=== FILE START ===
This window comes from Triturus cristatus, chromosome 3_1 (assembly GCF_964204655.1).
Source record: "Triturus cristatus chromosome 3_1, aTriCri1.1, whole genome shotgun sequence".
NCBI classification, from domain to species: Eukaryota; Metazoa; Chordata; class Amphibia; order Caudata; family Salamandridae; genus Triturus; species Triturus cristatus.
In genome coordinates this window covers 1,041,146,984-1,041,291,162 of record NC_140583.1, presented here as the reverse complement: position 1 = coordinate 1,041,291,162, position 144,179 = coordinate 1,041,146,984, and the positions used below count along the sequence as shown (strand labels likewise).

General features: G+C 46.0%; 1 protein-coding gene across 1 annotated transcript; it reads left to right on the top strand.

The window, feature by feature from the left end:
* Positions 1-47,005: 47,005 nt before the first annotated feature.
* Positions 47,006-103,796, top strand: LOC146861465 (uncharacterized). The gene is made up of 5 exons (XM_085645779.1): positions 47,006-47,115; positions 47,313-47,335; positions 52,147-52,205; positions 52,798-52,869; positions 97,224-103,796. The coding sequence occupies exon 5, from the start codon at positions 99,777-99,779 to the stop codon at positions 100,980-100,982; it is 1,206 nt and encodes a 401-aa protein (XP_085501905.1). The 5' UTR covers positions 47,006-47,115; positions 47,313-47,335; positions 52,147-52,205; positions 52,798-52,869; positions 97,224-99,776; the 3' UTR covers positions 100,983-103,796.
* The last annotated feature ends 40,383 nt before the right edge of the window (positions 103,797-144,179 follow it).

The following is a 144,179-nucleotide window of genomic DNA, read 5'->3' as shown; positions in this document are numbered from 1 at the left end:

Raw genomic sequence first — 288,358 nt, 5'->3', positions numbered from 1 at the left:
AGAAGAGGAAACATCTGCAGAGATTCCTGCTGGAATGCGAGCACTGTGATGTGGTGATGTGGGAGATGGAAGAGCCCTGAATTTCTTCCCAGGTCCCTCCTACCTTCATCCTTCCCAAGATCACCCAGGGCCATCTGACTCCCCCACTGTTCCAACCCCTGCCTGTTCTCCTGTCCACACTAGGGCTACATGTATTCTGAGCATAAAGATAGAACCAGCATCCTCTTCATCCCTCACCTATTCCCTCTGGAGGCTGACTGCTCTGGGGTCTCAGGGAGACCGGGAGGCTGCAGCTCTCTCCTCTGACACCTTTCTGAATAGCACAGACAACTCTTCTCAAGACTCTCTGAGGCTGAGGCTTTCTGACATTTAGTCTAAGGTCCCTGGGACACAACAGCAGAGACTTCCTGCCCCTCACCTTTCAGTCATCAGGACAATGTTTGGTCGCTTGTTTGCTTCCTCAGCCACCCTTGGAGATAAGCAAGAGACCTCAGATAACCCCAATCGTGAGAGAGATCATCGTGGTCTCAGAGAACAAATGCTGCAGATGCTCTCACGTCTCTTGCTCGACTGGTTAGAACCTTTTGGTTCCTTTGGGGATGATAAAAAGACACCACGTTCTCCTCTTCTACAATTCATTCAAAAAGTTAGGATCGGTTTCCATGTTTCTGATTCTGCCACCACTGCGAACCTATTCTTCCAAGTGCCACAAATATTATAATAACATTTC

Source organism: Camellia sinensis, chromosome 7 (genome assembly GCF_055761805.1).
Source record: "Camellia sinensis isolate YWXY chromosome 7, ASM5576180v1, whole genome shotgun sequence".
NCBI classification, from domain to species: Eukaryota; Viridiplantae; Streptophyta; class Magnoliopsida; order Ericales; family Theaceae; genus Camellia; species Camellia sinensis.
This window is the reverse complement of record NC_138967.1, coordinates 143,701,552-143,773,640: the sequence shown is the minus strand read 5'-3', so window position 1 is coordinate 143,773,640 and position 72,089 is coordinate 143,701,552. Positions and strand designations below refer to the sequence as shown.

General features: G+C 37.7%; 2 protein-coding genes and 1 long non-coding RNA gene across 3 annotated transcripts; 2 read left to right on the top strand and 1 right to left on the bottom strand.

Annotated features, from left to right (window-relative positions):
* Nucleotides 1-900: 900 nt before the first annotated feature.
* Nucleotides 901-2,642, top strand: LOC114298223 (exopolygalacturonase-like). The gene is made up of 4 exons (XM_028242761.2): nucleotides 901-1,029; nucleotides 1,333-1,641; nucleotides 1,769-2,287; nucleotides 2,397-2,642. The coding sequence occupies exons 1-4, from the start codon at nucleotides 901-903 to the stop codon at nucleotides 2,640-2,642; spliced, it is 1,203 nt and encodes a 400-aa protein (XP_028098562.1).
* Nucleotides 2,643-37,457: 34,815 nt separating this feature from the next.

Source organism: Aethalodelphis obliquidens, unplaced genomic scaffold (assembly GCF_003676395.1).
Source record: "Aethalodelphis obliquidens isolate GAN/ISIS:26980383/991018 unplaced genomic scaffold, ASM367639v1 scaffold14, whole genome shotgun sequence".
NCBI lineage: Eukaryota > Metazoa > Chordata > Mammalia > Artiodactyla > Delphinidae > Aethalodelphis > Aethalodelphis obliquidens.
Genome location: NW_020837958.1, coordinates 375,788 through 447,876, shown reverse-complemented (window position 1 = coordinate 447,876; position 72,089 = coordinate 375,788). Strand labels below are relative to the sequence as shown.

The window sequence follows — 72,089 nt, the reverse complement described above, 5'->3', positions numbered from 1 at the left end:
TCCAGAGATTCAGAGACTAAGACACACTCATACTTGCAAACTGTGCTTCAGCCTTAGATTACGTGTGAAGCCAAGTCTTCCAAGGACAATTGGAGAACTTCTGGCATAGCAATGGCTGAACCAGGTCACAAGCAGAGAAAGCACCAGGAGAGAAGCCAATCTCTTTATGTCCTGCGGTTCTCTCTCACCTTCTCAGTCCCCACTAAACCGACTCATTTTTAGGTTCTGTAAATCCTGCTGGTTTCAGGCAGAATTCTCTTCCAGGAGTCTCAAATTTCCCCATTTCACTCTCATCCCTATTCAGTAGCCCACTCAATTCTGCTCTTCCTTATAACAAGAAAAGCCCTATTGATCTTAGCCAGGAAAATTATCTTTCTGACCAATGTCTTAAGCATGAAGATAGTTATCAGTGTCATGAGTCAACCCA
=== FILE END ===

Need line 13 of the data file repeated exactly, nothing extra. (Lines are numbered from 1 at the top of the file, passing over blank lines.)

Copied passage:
Source organism: Camellia sinensis, chromosome 7 (genome assembly GCF_055761805.1).